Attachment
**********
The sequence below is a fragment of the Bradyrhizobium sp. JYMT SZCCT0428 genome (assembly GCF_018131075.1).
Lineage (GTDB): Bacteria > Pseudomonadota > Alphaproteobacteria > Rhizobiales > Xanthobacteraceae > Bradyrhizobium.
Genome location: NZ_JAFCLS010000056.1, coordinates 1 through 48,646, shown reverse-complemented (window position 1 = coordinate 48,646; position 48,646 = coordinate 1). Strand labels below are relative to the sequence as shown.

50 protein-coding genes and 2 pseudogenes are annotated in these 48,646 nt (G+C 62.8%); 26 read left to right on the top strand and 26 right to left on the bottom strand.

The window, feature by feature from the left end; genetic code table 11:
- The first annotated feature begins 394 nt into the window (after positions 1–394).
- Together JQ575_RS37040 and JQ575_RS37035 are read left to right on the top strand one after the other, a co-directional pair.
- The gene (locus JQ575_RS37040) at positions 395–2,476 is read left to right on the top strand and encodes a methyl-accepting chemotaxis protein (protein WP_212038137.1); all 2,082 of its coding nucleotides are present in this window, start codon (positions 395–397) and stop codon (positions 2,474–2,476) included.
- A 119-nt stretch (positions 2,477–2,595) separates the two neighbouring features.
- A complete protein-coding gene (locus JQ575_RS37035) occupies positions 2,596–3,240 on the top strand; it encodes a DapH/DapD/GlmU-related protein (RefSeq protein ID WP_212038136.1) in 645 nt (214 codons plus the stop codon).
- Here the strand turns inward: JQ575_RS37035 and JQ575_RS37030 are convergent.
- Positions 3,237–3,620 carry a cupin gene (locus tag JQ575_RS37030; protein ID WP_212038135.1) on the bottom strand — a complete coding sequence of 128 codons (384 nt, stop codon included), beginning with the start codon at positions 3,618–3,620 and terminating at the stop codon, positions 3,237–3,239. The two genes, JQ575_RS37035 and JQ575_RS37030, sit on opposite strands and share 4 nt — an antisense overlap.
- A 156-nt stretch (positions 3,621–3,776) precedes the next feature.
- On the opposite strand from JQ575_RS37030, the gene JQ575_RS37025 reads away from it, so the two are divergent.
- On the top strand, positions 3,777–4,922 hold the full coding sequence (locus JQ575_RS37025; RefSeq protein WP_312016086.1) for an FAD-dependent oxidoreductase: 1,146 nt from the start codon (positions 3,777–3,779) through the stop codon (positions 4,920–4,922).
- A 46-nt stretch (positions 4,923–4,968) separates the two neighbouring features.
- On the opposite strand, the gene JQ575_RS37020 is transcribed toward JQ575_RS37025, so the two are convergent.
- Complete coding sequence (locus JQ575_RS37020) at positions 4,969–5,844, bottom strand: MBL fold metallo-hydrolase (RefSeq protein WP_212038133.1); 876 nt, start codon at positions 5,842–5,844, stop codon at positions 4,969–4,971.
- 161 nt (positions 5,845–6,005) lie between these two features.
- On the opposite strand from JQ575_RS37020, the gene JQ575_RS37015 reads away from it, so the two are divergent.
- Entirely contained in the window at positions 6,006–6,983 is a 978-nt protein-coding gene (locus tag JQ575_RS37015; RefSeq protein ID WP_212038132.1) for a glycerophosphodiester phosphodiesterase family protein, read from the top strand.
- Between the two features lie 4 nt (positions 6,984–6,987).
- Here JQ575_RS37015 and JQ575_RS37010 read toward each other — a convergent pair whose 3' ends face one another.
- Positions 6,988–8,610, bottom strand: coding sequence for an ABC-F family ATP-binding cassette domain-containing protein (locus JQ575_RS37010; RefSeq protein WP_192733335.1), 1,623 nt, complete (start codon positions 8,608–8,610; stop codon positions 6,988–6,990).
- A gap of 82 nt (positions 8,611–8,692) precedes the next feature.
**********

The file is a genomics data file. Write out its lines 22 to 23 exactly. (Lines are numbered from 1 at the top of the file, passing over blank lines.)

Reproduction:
- Between the two features lie 4 nt (positions 6,984–6,987).
- Here JQ575_RS37015 and JQ575_RS37010 read toward each other — a convergent pair whose 3' ends face one another.